The Catholic Church is the only Church that has its own moral theology. One reason for this has to do with the several different expressions or functions of her authority. For instance, the Church speaks on Christ’s behalf through the ordinary prophetic office of the pope and his encyclicals, through the prophetic office of bishops in union with the pope, and through the teachings of the General Councils (i.e. Nicea, Trent and the First and Second Vatican Council). In addition, Catholic believers look to the Church Fathers, the Doctors of the Church and canonized Saints for moral clarity. From these sources a systematic moral teaching had developed over the last two thousand years. As such, moral teachings misrepresenting the Catholic Faith were more easily detected and denounced.
However, other Christian denominations and non-Christian religions do not enjoy these sources of authority and guidance. Furthermore, many, if not, most religions rely on personal interpretations of the moral law and/or they consider morality to be subjective, that is, a matter of personal opinion. If then a moral teaching has only the authority of personal opinion or biblical interpretation, then such a teaching can be just as easily dismissed by personal opinion. With this, unity of thought and consistency through time is all but impossible.
Whether non-Catholics agree with the Catholic Church's teachings or not, at least in the mind of faithful Catholics, the above mentioned sources of authority are believed to be the expression of Christ's prophetic voice on earth. Because these sources are credible to members of the Church, a union of minds and a uniformity of action can be realized.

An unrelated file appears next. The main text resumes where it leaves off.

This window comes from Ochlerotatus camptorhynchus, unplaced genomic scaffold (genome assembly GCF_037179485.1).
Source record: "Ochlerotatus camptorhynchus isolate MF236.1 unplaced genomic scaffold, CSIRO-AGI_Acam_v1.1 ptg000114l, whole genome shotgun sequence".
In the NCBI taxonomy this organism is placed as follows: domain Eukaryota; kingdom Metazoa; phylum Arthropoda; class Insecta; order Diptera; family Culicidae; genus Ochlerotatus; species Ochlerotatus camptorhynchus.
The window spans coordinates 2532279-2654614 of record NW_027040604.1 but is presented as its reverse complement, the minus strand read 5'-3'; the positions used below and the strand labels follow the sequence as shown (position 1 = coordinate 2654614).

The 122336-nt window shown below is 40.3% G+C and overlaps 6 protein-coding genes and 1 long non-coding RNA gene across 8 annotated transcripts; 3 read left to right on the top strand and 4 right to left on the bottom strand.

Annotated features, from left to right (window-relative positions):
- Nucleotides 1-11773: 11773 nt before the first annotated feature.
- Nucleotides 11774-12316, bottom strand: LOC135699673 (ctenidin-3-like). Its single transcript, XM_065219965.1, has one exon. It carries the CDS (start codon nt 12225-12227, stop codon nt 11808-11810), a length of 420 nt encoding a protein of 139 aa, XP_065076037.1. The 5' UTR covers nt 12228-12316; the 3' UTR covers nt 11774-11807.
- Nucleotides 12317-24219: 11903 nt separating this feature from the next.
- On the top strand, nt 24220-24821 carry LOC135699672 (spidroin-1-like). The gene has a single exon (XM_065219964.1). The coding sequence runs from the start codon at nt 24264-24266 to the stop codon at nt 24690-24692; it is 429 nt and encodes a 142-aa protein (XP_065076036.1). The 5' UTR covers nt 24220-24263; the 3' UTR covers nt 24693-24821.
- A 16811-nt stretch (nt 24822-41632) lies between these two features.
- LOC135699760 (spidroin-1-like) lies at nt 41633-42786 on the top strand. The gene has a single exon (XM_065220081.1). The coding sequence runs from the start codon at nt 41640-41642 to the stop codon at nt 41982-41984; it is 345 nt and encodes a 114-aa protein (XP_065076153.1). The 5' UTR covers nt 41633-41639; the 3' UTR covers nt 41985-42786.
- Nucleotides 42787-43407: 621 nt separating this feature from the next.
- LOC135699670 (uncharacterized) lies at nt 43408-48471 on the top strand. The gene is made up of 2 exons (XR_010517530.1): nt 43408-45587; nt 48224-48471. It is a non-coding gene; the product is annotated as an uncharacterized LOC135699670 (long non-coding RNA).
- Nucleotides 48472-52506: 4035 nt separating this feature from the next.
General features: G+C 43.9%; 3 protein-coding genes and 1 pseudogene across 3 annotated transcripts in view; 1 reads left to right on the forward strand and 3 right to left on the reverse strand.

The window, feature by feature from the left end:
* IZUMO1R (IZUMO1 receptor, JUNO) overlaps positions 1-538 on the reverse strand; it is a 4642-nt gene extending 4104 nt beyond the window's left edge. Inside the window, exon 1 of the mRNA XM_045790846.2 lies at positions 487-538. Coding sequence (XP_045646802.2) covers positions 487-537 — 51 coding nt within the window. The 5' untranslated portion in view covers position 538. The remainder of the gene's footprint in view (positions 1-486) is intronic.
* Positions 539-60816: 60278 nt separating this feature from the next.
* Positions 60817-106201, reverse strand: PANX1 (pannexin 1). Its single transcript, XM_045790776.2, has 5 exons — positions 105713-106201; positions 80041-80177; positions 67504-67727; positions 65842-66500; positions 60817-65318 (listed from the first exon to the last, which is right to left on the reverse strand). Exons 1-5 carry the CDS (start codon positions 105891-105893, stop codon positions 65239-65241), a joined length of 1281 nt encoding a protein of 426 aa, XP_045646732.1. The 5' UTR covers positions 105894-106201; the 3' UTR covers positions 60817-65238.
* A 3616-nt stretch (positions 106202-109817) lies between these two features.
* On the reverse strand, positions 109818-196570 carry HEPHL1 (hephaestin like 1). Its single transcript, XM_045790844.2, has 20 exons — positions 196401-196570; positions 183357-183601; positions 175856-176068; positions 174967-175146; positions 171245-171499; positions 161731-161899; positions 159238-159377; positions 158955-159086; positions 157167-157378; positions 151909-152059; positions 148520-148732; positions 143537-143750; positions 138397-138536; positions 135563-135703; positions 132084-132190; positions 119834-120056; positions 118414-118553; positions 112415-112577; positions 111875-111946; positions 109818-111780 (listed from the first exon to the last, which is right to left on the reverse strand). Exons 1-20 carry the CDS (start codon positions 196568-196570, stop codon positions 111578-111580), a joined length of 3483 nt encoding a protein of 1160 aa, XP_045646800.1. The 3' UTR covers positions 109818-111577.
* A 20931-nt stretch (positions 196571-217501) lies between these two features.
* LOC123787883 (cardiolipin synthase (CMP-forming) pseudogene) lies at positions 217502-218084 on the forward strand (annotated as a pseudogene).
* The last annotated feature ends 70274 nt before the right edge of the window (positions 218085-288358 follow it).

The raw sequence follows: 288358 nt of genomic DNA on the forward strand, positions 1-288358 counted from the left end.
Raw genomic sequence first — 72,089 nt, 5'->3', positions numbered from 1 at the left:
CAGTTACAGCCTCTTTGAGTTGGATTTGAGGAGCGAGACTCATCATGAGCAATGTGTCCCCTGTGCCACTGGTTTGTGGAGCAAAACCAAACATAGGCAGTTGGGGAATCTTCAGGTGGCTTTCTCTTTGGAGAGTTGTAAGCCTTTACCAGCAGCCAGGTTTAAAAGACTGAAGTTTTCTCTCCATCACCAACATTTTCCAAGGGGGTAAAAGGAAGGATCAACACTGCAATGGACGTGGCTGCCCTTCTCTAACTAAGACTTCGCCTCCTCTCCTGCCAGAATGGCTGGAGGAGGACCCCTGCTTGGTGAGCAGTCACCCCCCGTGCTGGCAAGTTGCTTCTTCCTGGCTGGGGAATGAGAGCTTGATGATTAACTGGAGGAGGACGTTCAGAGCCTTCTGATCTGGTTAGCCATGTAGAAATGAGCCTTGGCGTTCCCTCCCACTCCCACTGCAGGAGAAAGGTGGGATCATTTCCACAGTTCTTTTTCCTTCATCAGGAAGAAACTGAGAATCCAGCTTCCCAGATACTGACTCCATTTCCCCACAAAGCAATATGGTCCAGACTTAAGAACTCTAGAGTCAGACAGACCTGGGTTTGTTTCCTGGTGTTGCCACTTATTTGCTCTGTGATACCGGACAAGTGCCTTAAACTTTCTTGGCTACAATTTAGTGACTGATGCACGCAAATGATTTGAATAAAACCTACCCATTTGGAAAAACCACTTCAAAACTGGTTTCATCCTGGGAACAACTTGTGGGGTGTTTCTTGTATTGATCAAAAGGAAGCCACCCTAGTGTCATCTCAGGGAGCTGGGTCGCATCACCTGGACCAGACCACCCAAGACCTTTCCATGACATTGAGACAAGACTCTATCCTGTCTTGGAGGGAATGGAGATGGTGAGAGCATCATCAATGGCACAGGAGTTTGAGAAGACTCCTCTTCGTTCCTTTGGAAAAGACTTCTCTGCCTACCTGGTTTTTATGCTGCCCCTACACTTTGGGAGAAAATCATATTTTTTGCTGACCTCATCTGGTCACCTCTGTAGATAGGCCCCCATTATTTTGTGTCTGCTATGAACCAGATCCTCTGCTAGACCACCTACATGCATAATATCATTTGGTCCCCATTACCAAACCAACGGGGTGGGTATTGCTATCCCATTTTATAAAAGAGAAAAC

A second reason why the Catholic Church has her own moral theology has to do with what Christ taught her about morality. Far from being arbitrary or the product of the human imagination, the Church teaches that the truth can be known about what is right and what is wrong because moral principles are real; that is to say, they exist independent of human likes or dislikes. Another way to put it is that the moral law has everything to do with the purpose God created human beings for. Because human beings have a purpose, it follows that actions such as sex and relationships such as marriage have a specific, definable purpose. Eliminate God from the equation then morality is believed to be a product of convention or consensus. With this, morality can only be man-made and therefore changeable.
Contrary to secular-liberal thought, right is right even when no one is right and wrong is wrong even when everybody is wrong. Hence, no consensus or majority vote can change the moral law. Indeed, there are certain actions that are intrinsically wrong. For that reason they can never be justified.
It is not enough to know the basics of Catholic moral theology. It is also important to articulate its superiority over predominant influence of secular-liberalism or even conservatism. Again, the essential difference between Catholic moral teaching and what the society teaches about morality revolves around the idea of purpose: the purpose of life, the purpose of institutions and the purpose of actions. As such, Catholic morality is a movement towards something definite. For instance, in Catholic moral theology, sex has two specific goals: love and procreation as designed by God. This is why sex belongs in a certain context, namely, the life-long commitment of marriage. But for many secular minded people, sex can be as meaningless as a recreational event and nothing more.
It is important to remember that secular-liberalism (the modern belief that we can be happy without God and hence define our own morality) is a movement away from something; a reaction, if you will. Even for mere pleasure seekers, it is a protest against anything that puts limitations on their so-called freedoms. According to most people who subscribe to this view, no human person or human action is invested with any inherent or divine purpose. As such, the morality of sex, the morality of procreation and even the morality of dying is wholly dependent on individual decision-making. In fact, the greatest offense against secular-liberalism is to definitively declare that sexual activity outside of marriage is morally wrong and an offense against God. This is why we hear many who are persuaded by this worldview say, "Who are you to judge?" In other words, since morality- especially sexual morality -cannot be determined or known we are in no position to criticize or condemn such behavior.
Next: Morality 101: Some basics you may have forgotten